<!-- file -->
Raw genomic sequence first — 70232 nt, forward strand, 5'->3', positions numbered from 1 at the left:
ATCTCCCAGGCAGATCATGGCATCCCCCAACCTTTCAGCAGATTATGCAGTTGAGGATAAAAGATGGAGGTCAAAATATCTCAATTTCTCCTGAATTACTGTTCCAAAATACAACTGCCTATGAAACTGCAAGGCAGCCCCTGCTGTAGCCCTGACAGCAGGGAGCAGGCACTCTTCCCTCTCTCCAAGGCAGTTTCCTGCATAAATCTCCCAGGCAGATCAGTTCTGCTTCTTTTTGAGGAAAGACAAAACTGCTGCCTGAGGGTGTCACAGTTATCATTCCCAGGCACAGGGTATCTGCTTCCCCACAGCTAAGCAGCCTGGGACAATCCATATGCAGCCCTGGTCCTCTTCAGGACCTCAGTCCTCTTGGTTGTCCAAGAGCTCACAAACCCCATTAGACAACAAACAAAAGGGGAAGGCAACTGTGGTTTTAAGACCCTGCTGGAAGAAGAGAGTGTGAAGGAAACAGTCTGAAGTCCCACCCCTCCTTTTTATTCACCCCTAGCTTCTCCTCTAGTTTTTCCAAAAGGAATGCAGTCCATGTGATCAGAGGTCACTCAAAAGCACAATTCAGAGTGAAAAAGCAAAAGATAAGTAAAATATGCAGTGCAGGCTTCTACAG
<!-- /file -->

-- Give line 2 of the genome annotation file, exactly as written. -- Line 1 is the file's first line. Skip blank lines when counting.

ATCTCCCAGGCAGATCATGGCATCCCCCAACCTTTCAGCAGATTATGCAGTTGAGGATAAAAGATGGAGGTCAAAATATCTCAATTTCTCCTGAATTACTGTTCCAAAATACAACTGCCTATGAAACTGCAAGGCAGCCCCTGCTGTAGCCCTGACAGCAGGGAGCAGGCACTCTTCCCTCTCTCCAAGGCAGTTTCCTGCATAAATCTCCCAGGCAGATCAGTTCTGCTTCTTTTTGAGGAAAGACAAAACTGCTGCCTGAGGGTGTCACAGTTATCATTCCCAGGCACAGGGTATCTGCTTCCCCACAGCTAAGCAGCCTGGGACAATCCATATGCAGCCCTGGTCCTCTTCAGGACCTCAGTCCTCTTGGTTGTCCAAGAGCTCACAAACCCCATTAGACAACAAACAAAAGGGGAAGGCAACTGTGGTTTTAAGACCCTGCTGGAAGAAGAGAGTGTGAAGGAAACAGTCTGAAGTCCCACCCCTCCTTTTTATTCACCCCTAGCTTCTCCTCTAGTTTTTCCAAAAGGAATGCAGTCCATGTGATCAGAGGTCACTCAAAAGCACAATTCAGAGTGAAAAAGCAAAAGATAAGTAAAATATGCAGTGCAGGCTTCTACAG